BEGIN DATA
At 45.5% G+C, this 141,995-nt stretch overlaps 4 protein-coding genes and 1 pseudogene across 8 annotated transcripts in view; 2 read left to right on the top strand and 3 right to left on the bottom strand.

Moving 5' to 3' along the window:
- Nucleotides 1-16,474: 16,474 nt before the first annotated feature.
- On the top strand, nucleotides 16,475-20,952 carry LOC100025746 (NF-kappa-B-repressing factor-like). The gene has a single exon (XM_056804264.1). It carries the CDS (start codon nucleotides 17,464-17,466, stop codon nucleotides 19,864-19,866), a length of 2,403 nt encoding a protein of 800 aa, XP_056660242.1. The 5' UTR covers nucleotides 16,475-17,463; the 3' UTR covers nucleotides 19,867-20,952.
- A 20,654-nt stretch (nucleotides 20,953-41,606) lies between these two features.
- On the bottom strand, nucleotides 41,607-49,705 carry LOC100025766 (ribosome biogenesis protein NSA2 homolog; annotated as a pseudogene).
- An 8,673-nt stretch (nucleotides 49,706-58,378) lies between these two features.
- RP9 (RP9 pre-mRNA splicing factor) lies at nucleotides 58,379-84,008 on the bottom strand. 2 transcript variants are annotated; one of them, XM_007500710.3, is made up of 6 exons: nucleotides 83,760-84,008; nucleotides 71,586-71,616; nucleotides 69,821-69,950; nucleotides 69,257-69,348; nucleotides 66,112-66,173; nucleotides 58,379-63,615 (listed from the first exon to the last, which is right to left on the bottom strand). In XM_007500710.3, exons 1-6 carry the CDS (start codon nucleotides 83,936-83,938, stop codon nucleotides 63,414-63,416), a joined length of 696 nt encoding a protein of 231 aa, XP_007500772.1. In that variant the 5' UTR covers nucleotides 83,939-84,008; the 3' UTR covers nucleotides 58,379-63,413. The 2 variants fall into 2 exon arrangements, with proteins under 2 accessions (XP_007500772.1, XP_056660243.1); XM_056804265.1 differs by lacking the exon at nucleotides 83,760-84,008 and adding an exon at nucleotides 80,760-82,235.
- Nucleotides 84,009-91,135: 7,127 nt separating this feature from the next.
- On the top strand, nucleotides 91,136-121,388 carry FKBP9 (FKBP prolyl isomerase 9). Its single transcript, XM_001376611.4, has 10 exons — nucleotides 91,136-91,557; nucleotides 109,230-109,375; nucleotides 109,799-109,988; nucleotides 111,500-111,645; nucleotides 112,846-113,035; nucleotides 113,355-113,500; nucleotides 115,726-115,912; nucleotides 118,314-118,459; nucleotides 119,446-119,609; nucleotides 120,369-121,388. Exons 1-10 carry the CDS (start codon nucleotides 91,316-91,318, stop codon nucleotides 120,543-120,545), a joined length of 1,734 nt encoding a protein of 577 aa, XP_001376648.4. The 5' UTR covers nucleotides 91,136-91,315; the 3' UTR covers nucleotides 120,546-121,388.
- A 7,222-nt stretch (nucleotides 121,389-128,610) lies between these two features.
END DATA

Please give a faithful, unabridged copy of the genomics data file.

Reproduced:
At 45.5% G+C, this 141,995-nt stretch overlaps 4 protein-coding genes and 1 pseudogene across 8 annotated transcripts in view; 2 read left to right on the top strand and 3 right to left on the bottom strand.

Moving 5' to 3' along the window:
- Nucleotides 1-16,474: 16,474 nt before the first annotated feature.
- On the top strand, nucleotides 16,475-20,952 carry LOC100025746 (NF-kappa-B-repressing factor-like). The gene has a single exon (XM_056804264.1). It carries the CDS (start codon nucleotides 17,464-17,466, stop codon nucleotides 19,864-19,866), a length of 2,403 nt encoding a protein of 800 aa, XP_056660242.1. The 5' UTR covers nucleotides 16,475-17,463; the 3' UTR covers nucleotides 19,867-20,952.
- A 20,654-nt stretch (nucleotides 20,953-41,606) lies between these two features.
- On the bottom strand, nucleotides 41,607-49,705 carry LOC100025766 (ribosome biogenesis protein NSA2 homolog; annotated as a pseudogene).
- An 8,673-nt stretch (nucleotides 49,706-58,378) lies between these two features.
- RP9 (RP9 pre-mRNA splicing factor) lies at nucleotides 58,379-84,008 on the bottom strand. 2 transcript variants are annotated; one of them, XM_007500710.3, is made up of 6 exons: nucleotides 83,760-84,008; nucleotides 71,586-71,616; nucleotides 69,821-69,950; nucleotides 69,257-69,348; nucleotides 66,112-66,173; nucleotides 58,379-63,615 (listed from the first exon to the last, which is right to left on the bottom strand). In XM_007500710.3, exons 1-6 carry the CDS (start codon nucleotides 83,936-83,938, stop codon nucleotides 63,414-63,416), a joined length of 696 nt encoding a protein of 231 aa, XP_007500772.1. In that variant the 5' UTR covers nucleotides 83,939-84,008; the 3' UTR covers nucleotides 58,379-63,413. The 2 variants fall into 2 exon arrangements, with proteins under 2 accessions (XP_007500772.1, XP_056660243.1); XM_056804265.1 differs by lacking the exon at nucleotides 83,760-84,008 and adding an exon at nucleotides 80,760-82,235.
- Nucleotides 84,009-91,135: 7,127 nt separating this feature from the next.
- On the top strand, nucleotides 91,136-121,388 carry FKBP9 (FKBP prolyl isomerase 9). Its single transcript, XM_001376611.4, has 10 exons — nucleotides 91,136-91,557; nucleotides 109,230-109,375; nucleotides 109,799-109,988; nucleotides 111,500-111,645; nucleotides 112,846-113,035; nucleotides 113,355-113,500; nucleotides 115,726-115,912; nucleotides 118,314-118,459; nucleotides 119,446-119,609; nucleotides 120,369-121,388. Exons 1-10 carry the CDS (start codon nucleotides 91,316-91,318, stop codon nucleotides 120,543-120,545), a joined length of 1,734 nt encoding a protein of 577 aa, XP_001376648.4. The 5' UTR covers nucleotides 91,136-91,315; the 3' UTR covers nucleotides 120,546-121,388.
- A 7,222-nt stretch (nucleotides 121,389-128,610) lies between these two features.